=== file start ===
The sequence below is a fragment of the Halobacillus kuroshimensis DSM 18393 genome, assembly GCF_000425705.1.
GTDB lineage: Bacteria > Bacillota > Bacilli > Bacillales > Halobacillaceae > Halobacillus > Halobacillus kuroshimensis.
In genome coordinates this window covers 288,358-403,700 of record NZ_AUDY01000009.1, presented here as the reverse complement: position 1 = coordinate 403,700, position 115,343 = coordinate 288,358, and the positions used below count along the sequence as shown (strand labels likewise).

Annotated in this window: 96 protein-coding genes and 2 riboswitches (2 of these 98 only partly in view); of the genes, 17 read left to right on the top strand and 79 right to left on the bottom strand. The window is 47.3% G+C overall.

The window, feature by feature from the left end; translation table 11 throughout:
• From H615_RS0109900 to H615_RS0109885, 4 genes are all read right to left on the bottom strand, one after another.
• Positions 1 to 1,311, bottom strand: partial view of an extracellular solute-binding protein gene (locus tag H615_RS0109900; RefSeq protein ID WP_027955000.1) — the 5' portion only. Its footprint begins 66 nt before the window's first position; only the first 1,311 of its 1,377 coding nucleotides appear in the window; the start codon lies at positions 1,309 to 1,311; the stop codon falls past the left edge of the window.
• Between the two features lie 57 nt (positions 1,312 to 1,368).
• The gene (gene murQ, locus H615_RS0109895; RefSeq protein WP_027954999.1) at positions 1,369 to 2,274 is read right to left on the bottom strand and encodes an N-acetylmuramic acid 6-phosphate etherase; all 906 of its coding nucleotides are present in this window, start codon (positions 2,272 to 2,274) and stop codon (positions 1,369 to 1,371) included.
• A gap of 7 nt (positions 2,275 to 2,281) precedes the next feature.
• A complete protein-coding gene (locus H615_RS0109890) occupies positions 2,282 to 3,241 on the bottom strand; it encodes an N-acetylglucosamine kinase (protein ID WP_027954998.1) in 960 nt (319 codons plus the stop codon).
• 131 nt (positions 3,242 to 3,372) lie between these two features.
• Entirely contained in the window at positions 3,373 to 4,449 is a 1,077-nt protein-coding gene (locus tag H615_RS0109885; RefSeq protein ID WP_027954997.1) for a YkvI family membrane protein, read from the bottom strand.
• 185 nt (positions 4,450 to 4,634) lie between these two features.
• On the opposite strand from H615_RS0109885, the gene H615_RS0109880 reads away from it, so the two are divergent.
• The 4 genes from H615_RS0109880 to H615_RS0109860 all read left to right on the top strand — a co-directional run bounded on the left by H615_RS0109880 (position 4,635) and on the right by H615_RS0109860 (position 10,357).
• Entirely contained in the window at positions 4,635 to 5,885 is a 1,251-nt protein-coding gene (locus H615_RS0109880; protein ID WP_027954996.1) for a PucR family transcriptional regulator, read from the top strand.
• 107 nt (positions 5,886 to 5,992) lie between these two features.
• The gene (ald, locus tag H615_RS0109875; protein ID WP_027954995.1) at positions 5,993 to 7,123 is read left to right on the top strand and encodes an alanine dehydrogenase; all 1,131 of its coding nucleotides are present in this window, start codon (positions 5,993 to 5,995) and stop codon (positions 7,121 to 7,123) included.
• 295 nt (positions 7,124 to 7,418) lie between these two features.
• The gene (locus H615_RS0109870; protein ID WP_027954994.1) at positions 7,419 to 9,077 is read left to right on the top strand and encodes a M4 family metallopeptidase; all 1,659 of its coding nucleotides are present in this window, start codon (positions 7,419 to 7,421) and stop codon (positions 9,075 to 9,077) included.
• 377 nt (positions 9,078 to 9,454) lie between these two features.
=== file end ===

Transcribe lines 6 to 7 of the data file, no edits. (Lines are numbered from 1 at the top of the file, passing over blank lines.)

• From H615_RS0109900 to H615_RS0109885, 4 genes are all read right to left on the bottom strand, one after another.
• Positions 1 to 1,311, bottom strand: partial view of an extracellular solute-binding protein gene (locus tag H615_RS0109900; RefSeq protein ID WP_027955000.1) — the 5' portion only. Its footprint begins 66 nt before the window's first position; only the first 1,311 of its 1,377 coding nucleotides appear in the window; the start codon lies at positions 1,309 to 1,311; the stop codon falls past the left edge of the window.